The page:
As dance educators who practically live in the studio, we can sometimes forget that our chosen artform is a rather privileged activity. That’s why Dance Teacher loves to tell the stories of those who devote themselves to widening the circle. This month, for instance, we visit Toni and Uri Sands of TU Dance Center in St. Paul, Minnesota. The former Ailey performers pictured on the cover have made it their mission to identify children whose socioeconomic status is unlikely to lead them to the dance studio, let alone pre-professional-level training. The Sands’ experience demonstrates that even in cities where training opportunities are abundant, there is often room for more. Good news for dance!
Another way to enlarge the circle is by introducing children to dance at an early age. Movement activities can prime the brain for learning in school. And creative dance helps toddlers develop social skills. For those of you considering adding a pre-K program to your curriculum, “Building Brains and Bodies” offers some great advice. And in “Technique,” tapper Courtney Runft shows how to initiate your youngest future hoofers.
As you’re wrapping up your National Dance Week activities (April 26–May 5), you might find yourself asking if your efforts were worth the trouble. In “Event-Planning Toolbox,” three studio directors confirm that visibility is as valuable as profit. They discuss the details of effective event planning—not only the how and what, but the all-important why.
And just as NDW is a great time to show off your studio, so is National Tap Dance Day. This month in “History,” we celebrate Bill “Bojangles” Robinson, whose birthday we recognize every May 25. Post the quick lesson plan on your student bulletin board. Even if tap isn’t their thing, serious dancers know their history!
The Dance Teacher Summit is August 5–7. We’re gearing up for a great 2013 event, so mark your calendar and arrange for your annual trip to NYC now. The Summit is where the pages of Dance Teacher magazine come to life. I hope to see you there! danceteachersummit.com
Photo by Nathan Sayers
As the director of dance at Fred Astaire Dance Studio in Belmont, Massachusetts, Istvan Cserven organizes the biannual student showcases, prepares dancers for competition and trains new instructors. On top of all that, he teaches the upper-level technique classes. A former ballroom champion in Hungary, he is well-acquainted with both rhythm and smooth ballroom-dance styles.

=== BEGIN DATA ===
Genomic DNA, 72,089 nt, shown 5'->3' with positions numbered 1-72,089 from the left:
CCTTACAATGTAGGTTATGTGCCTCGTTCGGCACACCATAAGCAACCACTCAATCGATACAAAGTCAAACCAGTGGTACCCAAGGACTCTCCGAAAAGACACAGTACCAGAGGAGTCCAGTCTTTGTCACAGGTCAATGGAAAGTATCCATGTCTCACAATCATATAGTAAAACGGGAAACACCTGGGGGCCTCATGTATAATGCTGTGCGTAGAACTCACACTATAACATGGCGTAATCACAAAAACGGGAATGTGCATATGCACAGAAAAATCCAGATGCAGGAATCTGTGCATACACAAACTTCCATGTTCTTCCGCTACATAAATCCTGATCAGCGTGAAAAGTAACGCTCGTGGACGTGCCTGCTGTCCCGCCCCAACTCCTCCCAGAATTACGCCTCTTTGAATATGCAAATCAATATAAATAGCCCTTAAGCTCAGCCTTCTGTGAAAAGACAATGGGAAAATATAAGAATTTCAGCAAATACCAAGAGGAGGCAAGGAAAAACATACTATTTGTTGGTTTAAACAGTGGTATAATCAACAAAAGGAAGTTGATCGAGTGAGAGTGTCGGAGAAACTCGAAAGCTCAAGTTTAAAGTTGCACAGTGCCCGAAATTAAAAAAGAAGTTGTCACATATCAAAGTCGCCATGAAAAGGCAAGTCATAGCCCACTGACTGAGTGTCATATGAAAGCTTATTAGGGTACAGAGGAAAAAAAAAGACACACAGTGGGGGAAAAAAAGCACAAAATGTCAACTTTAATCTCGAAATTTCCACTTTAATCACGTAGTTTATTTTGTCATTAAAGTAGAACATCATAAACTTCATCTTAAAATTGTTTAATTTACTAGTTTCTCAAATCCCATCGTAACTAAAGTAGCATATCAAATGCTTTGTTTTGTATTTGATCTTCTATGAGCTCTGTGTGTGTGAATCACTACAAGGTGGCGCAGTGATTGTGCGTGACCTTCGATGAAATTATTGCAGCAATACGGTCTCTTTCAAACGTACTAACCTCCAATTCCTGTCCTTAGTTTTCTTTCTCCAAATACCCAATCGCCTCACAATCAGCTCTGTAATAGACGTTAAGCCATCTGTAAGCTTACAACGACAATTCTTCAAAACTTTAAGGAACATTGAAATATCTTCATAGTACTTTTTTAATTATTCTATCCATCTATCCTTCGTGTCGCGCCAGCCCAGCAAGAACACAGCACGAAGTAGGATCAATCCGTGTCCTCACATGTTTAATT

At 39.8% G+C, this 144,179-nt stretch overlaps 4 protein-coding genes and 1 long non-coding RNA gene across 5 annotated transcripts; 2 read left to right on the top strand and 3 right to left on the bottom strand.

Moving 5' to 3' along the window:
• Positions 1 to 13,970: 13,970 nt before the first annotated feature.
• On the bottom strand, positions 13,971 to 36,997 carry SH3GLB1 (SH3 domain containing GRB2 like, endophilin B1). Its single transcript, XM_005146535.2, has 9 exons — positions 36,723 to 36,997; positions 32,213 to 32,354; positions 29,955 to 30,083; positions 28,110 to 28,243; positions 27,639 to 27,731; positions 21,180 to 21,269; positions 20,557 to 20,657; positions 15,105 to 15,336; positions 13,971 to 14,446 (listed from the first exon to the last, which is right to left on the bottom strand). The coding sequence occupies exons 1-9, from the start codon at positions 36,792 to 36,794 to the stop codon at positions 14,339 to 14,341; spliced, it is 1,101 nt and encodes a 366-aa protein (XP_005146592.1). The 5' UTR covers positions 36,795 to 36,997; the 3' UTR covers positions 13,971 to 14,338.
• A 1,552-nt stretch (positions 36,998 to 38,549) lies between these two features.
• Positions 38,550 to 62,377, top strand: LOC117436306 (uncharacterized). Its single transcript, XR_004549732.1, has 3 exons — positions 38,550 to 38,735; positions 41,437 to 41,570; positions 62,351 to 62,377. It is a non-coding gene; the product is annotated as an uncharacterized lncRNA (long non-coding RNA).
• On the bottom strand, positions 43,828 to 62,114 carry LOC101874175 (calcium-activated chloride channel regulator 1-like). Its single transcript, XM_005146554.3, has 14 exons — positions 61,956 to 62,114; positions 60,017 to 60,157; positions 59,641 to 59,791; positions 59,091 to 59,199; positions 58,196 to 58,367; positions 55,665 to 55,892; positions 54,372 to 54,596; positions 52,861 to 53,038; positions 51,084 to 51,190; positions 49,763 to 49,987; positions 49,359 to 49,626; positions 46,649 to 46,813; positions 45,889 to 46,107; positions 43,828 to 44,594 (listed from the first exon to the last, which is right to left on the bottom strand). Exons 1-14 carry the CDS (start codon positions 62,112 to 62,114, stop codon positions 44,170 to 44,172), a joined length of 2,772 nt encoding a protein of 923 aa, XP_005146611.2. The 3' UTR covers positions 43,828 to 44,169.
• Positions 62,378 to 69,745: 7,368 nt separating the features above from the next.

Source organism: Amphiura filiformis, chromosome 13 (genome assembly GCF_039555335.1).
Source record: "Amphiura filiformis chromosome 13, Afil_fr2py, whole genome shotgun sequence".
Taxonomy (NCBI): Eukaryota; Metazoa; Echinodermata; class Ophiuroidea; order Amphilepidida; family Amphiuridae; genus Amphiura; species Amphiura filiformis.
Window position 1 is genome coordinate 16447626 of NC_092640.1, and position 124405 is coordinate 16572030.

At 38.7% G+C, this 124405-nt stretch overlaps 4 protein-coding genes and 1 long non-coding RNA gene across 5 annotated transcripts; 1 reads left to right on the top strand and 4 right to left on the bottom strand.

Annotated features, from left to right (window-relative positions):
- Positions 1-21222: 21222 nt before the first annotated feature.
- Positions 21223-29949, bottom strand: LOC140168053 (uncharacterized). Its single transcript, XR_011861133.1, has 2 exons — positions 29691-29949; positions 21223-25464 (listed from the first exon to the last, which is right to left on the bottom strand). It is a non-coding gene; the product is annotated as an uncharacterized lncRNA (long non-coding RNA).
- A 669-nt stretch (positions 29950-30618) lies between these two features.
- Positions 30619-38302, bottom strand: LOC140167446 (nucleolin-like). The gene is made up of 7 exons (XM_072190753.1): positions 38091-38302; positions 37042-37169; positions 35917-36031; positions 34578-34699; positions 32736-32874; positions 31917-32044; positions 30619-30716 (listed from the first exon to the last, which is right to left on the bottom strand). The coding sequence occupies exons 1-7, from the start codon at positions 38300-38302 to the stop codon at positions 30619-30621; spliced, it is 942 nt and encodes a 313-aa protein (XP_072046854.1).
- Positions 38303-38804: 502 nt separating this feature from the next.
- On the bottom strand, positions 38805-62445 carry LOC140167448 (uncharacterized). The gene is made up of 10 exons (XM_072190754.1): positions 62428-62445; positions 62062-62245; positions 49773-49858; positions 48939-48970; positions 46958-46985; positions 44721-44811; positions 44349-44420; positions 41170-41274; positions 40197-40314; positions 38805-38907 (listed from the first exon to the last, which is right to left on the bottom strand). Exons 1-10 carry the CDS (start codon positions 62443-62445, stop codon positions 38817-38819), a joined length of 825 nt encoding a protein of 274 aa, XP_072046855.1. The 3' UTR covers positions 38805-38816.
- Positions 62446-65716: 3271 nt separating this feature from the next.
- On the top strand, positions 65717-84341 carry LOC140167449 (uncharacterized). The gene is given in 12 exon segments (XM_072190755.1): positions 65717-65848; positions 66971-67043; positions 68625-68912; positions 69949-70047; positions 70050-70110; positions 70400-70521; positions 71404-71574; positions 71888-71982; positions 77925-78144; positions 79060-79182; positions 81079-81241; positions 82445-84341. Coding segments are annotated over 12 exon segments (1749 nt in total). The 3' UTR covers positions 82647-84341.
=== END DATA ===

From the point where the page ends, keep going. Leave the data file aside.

In an event inspired by the words of President John F. Kennedy, The Washington Ballet will perform the world premier of WHO WHEN WHY this Saturday, June 24, at the Smithsonian American Art Museum's Kogod Courtyard.
After having spent a lifetime looking at ourselves in the mirror, constantly appraising, who of us wouldn't want to take a dance class in the dark? Two Australian dance students, Alice Glenn and Heidi Barrett, had the same thought in 2009 when they founded No Lights No Lycra, a global dance community that offers dancers and nondancers alike the chance to get their groove on in a dark space, where there's no light, no Lycra, no technique, no teacher and no steps to learn. It's just a place to lose yourself in the music and find your own dance mojo. The event became so popular that it spread past its Melbourne beginnings, first throughout Australia and now, globally.
Four incredible educators: Joanne Chapman, Claudio Muñoz, Pamela VanGilder and Kathleen Isaac foster their students' love of dance, whether instilling artistry, offering rigorous training or giving special needs students an outlet through movement.
When Jennie Somogyi retired from New York City Ballet, she found herself in high demand as a teacher. Parents called, texted and persisted. "I don't even know how some of them got my contact information," she says with a laugh. But Somogyi, who departed from NYCB in 2015 after a 22-year career, hadn't made any definitive plans for the next stage of her life. "I just like to see how things move me," she says. She discovered, though, that she enjoyed the process of giving private lessons and seeing the rapid progress students could make. Over time, she realized that teaching was something she wanted rather than needed.